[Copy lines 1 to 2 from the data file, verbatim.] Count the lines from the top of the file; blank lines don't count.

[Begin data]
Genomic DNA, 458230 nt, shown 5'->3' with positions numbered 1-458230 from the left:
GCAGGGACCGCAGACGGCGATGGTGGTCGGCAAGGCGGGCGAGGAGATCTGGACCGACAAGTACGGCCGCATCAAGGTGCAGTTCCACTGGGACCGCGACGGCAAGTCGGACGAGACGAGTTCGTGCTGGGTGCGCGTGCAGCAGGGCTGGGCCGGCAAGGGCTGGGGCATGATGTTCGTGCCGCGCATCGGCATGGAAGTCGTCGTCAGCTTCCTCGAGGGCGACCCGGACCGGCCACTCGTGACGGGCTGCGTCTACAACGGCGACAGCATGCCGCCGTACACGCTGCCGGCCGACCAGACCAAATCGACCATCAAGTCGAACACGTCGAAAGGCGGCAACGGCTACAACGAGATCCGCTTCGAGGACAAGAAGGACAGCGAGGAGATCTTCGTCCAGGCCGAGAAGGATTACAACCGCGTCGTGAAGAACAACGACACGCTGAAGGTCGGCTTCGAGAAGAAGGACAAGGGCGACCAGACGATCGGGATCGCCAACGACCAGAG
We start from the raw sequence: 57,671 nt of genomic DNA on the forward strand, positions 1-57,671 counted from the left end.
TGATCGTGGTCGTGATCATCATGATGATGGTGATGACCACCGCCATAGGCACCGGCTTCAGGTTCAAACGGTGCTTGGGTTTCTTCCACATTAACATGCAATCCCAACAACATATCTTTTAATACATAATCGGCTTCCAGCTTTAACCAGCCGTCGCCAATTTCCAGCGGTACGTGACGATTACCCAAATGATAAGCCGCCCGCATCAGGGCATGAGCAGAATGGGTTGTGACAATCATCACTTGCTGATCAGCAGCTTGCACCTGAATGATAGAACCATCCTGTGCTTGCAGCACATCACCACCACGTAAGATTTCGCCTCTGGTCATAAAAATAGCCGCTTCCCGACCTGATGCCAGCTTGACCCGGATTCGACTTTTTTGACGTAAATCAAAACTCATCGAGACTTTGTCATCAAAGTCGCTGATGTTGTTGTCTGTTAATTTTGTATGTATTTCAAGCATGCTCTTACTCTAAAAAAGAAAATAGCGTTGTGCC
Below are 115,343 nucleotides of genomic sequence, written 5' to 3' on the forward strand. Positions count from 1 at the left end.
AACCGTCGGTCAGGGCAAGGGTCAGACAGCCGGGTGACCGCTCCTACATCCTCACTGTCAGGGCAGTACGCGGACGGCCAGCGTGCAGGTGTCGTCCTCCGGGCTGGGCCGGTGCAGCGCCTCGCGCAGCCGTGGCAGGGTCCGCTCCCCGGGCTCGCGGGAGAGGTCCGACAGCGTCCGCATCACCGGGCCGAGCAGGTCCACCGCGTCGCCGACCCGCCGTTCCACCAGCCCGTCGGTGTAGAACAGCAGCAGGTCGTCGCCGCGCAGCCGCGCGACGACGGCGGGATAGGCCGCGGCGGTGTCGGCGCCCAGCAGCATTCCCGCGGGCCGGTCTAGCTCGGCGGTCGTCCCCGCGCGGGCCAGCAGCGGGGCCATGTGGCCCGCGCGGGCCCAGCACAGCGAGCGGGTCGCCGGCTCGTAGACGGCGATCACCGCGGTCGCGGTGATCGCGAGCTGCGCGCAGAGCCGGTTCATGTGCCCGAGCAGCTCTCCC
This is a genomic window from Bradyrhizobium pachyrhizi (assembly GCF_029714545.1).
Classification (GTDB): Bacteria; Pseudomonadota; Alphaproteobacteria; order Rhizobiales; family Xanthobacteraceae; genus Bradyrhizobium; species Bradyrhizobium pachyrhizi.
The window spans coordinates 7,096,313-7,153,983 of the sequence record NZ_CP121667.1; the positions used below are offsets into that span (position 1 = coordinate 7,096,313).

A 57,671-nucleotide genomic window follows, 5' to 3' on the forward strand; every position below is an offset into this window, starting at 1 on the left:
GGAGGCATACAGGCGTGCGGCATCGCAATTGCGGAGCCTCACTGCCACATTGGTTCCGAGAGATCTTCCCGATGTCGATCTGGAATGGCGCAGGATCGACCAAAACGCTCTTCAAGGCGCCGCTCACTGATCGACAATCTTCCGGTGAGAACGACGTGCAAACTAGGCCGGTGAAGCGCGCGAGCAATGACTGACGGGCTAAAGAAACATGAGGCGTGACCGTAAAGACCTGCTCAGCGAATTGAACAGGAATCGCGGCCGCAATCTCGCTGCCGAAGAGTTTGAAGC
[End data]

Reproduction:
Genomic DNA, 458230 nt, shown 5'->3' with positions numbered 1-458230 from the left:
GCAGGGACCGCAGACGGCGATGGTGGTCGGCAAGGCGGGCGAGGAGATCTGGACCGACAAGTACGGCCGCATCAAGGTGCAGTTCCACTGGGACCGCGACGGCAAGTCGGACGAGACGAGTTCGTGCTGGGTGCGCGTGCAGCAGGGCTGGGCCGGCAAGGGCTGGGGCATGATGTTCGTGCCGCGCATCGGCATGGAAGTCGTCGTCAGCTTCCTCGAGGGCGACCCGGACCGGCCACTCGTGACGGGCTGCGTCTACAACGGCGACAGCATGCCGCCGTACACGCTGCCGGCCGACCAGACCAAATCGACCATCAAGTCGAACACGTCGAAAGGCGGCAACGGCTACAACGAGATCCGCTTCGAGGACAAGAAGGACAGCGAGGAGATCTTCGTCCAGGCCGAGAAGGATTACAACCGCGTCGTGAAGAACAACGACACGCTGAAGGTCGGCTTCGAGAAGAAGGACAAGGGCGACCAGACGATCGGGATCGCCAACGACCAGAG